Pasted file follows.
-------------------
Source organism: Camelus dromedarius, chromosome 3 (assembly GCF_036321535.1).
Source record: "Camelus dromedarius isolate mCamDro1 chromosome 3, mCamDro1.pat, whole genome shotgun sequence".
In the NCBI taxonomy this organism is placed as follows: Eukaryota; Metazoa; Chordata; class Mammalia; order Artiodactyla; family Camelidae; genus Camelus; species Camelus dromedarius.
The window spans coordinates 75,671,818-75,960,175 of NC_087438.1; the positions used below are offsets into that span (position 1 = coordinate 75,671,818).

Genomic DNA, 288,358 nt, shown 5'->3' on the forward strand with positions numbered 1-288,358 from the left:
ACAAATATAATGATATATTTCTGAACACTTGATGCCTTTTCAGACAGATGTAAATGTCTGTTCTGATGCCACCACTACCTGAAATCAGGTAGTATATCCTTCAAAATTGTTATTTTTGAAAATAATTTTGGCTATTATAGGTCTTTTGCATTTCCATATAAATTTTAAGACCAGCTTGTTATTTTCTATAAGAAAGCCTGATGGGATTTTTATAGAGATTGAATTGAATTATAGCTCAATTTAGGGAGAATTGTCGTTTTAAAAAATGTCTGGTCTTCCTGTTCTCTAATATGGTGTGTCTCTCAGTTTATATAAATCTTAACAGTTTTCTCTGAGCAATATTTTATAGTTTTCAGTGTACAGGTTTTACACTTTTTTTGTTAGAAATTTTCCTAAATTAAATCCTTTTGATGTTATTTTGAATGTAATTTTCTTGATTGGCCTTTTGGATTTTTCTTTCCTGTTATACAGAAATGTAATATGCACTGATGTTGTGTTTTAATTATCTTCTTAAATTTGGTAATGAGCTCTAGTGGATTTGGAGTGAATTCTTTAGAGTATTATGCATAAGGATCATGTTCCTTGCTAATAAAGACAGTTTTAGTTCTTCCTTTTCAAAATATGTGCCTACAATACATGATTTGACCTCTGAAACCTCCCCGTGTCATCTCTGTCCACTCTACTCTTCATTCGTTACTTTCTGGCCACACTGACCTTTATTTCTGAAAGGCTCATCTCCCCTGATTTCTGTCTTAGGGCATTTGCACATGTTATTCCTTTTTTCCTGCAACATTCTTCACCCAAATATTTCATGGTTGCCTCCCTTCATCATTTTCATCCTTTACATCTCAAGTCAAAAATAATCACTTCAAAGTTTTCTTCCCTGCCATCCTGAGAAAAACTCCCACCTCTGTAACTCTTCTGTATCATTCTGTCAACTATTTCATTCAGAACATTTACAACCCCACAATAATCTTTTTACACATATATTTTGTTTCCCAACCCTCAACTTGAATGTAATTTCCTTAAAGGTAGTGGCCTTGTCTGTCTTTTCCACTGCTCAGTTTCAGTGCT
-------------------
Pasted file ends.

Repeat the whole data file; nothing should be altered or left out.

Source organism: Camelus dromedarius, chromosome 3 (assembly GCF_036321535.1).
Source record: "Camelus dromedarius isolate mCamDro1 chromosome 3, mCamDro1.pat, whole genome shotgun sequence".
In the NCBI taxonomy this organism is placed as follows: Eukaryota; Metazoa; Chordata; class Mammalia; order Artiodactyla; family Camelidae; genus Camelus; species Camelus dromedarius.
The window spans coordinates 75,671,818-75,960,175 of NC_087438.1; the positions used below are offsets into that span (position 1 = coordinate 75,671,818).

Genomic DNA, 288,358 nt, shown 5'->3' on the forward strand with positions numbered 1-288,358 from the left:
ACAAATATAATGATATATTTCTGAACACTTGATGCCTTTTCAGACAGATGTAAATGTCTGTTCTGATGCCACCACTACCTGAAATCAGGTAGTATATCCTTCAAAATTGTTATTTTTGAAAATAATTTTGGCTATTATAGGTCTTTTGCATTTCCATATAAATTTTAAGACCAGCTTGTTATTTTCTATAAGAAAGCCTGATGGGATTTTTATAGAGATTGAATTGAATTATAGCTCAATTTAGGGAGAATTGTCGTTTTAAAAAATGTCTGGTCTTCCTGTTCTCTAATATGGTGTGTCTCTCAGTTTATATAAATCTTAACAGTTTTCTCTGAGCAATATTTTATAGTTTTCAGTGTACAGGTTTTACACTTTTTTTGTTAGAAATTTTCCTAAATTAAATCCTTTTGATGTTATTTTGAATGTAATTTTCTTGATTGGCCTTTTGGATTTTTCTTTCCTGTTATACAGAAATGTAATATGCACTGATGTTGTGTTTTAATTATCTTCTTAAATTTGGTAATGAGCTCTAGTGGATTTGGAGTGAATTCTTTAGAGTATTATGCATAAGGATCATGTTCCTTGCTAATAAAGACAGTTTTAGTTCTTCCTTTTCAAAATATGTGCCTACAATACATGATTTGACCTCTGAAACCTCCCCGTGTCATCTCTGTCCACTCTACTCTTCATTCGTTACTTTCTGGCCACACTGACCTTTATTTCTGAAAGGCTCATCTCCCCTGATTTCTGTCTTAGGGCATTTGCACATGTTATTCCTTTTTTCCTGCAACATTCTTCACCCAAATATTTCATGGTTGCCTCCCTTCATCATTTTCATCCTTTACATCTCAAGTCAAAAATAATCACTTCAAAGTTTTCTTCCCTGCCATCCTGAGAAAAACTCCCACCTCTGTAACTCTTCTGTATCATTCTGTCAACTATTTCATTCAGAACATTTACAACCCCACAATAATCTTTTTACACATATATTTTGTTTCCCAACCCTCAACTTGAATGTAATTTCCTTAAAGGTAGTGGCCTTGTCTGTCTTTTCCACTGCTCAGTTTCAGTGCT